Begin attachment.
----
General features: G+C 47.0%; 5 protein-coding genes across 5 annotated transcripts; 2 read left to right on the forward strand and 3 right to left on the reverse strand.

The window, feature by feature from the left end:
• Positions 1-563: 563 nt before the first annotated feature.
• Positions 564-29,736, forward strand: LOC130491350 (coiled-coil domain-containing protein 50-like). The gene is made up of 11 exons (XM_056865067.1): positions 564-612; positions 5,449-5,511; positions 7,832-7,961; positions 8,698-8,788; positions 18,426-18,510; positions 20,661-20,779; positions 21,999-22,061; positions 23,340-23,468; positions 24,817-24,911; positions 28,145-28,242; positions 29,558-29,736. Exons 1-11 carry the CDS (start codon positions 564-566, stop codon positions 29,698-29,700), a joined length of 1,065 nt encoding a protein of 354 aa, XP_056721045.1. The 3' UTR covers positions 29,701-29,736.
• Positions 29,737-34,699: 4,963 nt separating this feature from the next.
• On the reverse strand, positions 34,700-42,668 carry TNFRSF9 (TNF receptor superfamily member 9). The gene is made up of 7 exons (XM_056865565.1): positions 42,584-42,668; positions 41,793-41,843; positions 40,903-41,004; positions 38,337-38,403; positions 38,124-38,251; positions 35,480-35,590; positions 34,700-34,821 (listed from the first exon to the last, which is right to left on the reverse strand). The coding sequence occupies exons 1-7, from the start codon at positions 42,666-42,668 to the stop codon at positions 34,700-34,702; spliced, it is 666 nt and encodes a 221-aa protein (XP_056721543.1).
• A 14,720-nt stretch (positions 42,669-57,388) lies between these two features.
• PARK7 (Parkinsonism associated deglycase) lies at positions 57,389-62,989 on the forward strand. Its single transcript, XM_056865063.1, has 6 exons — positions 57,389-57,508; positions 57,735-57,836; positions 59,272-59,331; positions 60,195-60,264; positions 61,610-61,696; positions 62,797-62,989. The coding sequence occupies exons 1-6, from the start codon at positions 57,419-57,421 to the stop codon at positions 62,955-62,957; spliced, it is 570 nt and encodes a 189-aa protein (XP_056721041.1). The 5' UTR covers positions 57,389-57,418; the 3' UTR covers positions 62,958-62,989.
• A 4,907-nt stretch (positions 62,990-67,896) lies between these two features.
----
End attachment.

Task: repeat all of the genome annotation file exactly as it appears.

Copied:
General features: G+C 47.0%; 5 protein-coding genes across 5 annotated transcripts; 2 read left to right on the forward strand and 3 right to left on the reverse strand.

The window, feature by feature from the left end:
• Positions 1-563: 563 nt before the first annotated feature.
• Positions 564-29,736, forward strand: LOC130491350 (coiled-coil domain-containing protein 50-like). The gene is made up of 11 exons (XM_056865067.1): positions 564-612; positions 5,449-5,511; positions 7,832-7,961; positions 8,698-8,788; positions 18,426-18,510; positions 20,661-20,779; positions 21,999-22,061; positions 23,340-23,468; positions 24,817-24,911; positions 28,145-28,242; positions 29,558-29,736. Exons 1-11 carry the CDS (start codon positions 564-566, stop codon positions 29,698-29,700), a joined length of 1,065 nt encoding a protein of 354 aa, XP_056721045.1. The 3' UTR covers positions 29,701-29,736.
• Positions 29,737-34,699: 4,963 nt separating this feature from the next.
• On the reverse strand, positions 34,700-42,668 carry TNFRSF9 (TNF receptor superfamily member 9). The gene is made up of 7 exons (XM_056865565.1): positions 42,584-42,668; positions 41,793-41,843; positions 40,903-41,004; positions 38,337-38,403; positions 38,124-38,251; positions 35,480-35,590; positions 34,700-34,821 (listed from the first exon to the last, which is right to left on the reverse strand). The coding sequence occupies exons 1-7, from the start codon at positions 42,666-42,668 to the stop codon at positions 34,700-34,702; spliced, it is 666 nt and encodes a 221-aa protein (XP_056721543.1).
• A 14,720-nt stretch (positions 42,669-57,388) lies between these two features.
• PARK7 (Parkinsonism associated deglycase) lies at positions 57,389-62,989 on the forward strand. Its single transcript, XM_056865063.1, has 6 exons — positions 57,389-57,508; positions 57,735-57,836; positions 59,272-59,331; positions 60,195-60,264; positions 61,610-61,696; positions 62,797-62,989. The coding sequence occupies exons 1-6, from the start codon at positions 57,419-57,421 to the stop codon at positions 62,955-62,957; spliced, it is 570 nt and encodes a 189-aa protein (XP_056721041.1). The 5' UTR covers positions 57,389-57,418; the 3' UTR covers positions 62,958-62,989.
• A 4,907-nt stretch (positions 62,990-67,896) lies between these two features.